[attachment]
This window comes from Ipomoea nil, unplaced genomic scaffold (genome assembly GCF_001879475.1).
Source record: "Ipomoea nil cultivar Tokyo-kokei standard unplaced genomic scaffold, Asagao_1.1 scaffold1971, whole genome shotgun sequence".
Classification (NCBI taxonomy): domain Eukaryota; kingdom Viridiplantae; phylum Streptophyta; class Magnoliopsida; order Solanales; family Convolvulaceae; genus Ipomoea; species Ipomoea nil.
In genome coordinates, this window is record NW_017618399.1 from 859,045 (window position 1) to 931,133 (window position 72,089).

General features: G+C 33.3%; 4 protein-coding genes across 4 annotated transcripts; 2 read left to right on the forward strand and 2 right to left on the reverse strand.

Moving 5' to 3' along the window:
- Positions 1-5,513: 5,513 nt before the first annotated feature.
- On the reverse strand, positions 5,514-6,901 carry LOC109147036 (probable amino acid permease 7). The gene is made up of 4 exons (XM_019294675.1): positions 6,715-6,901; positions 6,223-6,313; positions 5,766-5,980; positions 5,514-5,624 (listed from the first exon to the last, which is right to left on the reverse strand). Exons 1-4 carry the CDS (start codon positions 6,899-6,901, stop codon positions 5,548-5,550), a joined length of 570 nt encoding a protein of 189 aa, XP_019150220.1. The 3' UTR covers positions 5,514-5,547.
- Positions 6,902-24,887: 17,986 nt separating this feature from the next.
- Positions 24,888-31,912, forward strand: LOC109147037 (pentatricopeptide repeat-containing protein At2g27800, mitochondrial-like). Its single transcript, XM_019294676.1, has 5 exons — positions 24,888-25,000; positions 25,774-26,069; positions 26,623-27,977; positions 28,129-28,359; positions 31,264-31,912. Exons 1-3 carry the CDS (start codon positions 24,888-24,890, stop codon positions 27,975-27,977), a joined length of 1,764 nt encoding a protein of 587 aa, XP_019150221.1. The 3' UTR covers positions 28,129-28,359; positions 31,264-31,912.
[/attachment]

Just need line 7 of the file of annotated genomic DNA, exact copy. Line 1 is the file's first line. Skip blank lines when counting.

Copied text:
- Positions 1-5,513: 5,513 nt before the first annotated feature.